Annapurna Circuit: Chame to Tilicho Lake

Trekking from Chame to Tilicho lake.

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Chame is where the trek really began for Filipe and I. The guidebook suggests a 6 to 7 hour day of walking to a village called Upper Pisang. On this stage of the trail there are two options, stay on the road, or gain some elevation and take the high route, which is a proper trekking trail and free of jeeps.

Prayer flags on a suspension bridge and our first little glimpse of the peaks above.

Most of the morning was uneventful, we crossed a few suspension bridges and walked the road for a bit. After lunch we crossed the river again and had our first big uphill stretch. Eventually we reached Upper Pisang which lived up to the hype in the guidebook. It’s a proper mountain village with narrow paths between stone buildings built into the hillside.

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The interior of Upper Pisang.

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Upper Pisang from further down the trail.

Since it was still early afternoon we had a cup of tea and decided to try to get to the next village. After a bit of a traverse and a long bridge we were at the base of a massive uphill section. I bet Filipe it could be done in 30 minutes, he said it would take at least an hour. After fifteen minutes of hiking too fast I stopped to talk to some familiar faces. The guide with one of the other guys from our jeep said it could be done in 30 and that we were just over halfway up. I figured that was enough to prove my point and took a nice long rest with them and let Filipe catch up. In the end it was well over an hour before we reached the village of Gheryu  at the top, although we did stop for tea about 90℅ of the way up.

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We were rewarded with some nice views mid climb.

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Random tea shop towards the top of the hill.

We finally rolled into  Gharyu in the late afternoon and were accosted by the village children. They kept grabbing our trekking poles, my solution was to hold mine sideways. They took this as an invitation to use them as monkey bars. I ended up swinging them around while they hung onto the sideways poles. When it came time for the littlest ones turn I went as easy as I could. His friend tried to help him by holding him up by the waist. The kid doing the holding stumbled and ended up suplexing his buddy into the rocky ground. Many tears were shed, and that was the last we saw of the kids. On the plus side, I got to tell everyone at our lodge that night that I made one if the village kids cry, which elicits fun reactions when spoken with no context.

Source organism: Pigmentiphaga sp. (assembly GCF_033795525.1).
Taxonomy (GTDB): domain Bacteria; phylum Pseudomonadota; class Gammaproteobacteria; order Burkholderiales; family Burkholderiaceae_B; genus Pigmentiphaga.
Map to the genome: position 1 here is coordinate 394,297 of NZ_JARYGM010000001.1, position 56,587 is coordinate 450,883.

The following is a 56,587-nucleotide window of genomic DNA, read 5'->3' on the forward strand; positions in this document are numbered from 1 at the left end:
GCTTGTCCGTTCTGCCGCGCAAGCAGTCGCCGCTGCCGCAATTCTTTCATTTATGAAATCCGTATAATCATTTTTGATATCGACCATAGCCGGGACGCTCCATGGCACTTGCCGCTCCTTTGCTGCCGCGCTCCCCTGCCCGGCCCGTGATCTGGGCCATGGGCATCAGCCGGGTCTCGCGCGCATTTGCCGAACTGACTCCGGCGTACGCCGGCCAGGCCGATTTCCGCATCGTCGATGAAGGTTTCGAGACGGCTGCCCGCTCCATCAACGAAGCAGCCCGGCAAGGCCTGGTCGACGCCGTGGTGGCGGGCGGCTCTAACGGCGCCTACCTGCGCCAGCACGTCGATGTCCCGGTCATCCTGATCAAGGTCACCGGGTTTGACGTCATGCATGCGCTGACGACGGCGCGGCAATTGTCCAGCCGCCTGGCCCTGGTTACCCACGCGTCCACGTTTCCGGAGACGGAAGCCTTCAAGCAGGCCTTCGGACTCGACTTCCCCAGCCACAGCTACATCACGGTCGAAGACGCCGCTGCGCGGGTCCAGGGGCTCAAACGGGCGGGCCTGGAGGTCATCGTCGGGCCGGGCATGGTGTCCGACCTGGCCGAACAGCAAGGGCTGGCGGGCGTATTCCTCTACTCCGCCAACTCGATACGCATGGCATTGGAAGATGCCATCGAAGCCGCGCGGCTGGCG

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The one in red left in tears.

Gharyu ended up being my favorite village of the trek. We stayed at a lodge run by a mother and son and met many other trekkers we’d see again and again on the trail over the next couple weeks. I also got to try some of the 1 year old wheel of yak cheese our lodge owner was bringing to market in the morning. Aged yak cheese is delicious.

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Looking back at Gharyu on our hike to Manang.

After a restless nights sleep at 3670 meters we set out for the hub of Manang. We stopped in Bragha for lunch and got to try the local Sea buckthorn juice which is quite tasty and supposedly chocked full of vitamins (and sugar). After another 30 minutes of walking down the road we were in the town of Manang. We took the next day off and just hiked around the valley.

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The Gangapurna glacier as seen from Manang.

From Manang it was time to head towards Tilicho lake, the highest lake in the world. The hike to Tilicho base camp comes with many disclaimers in the guidebook. The last stretch of trail is cut through scree slopes susceptible to landslides. We stopped for lunch a few hours out from Manang and inquired about the condition of the trail. The boy working the lodge said the trail was fine and we decided to push through the last three hours to Tilicho base camp.

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The view back down the valley during the hike up to Tilicho.

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The view towards Tilicho. You can see the sections of scree the trail traverses in the center.

The trail was interesting, but after a few long hours we rolled into base camp at 4140 meters. Since the weather had been cloudy for the last week we made no plans to get up early for the hike to the lake. I woke up a little after six the next morning and let out a little shriek when I looked out the window. It was crystal clear out for the first time in the trek.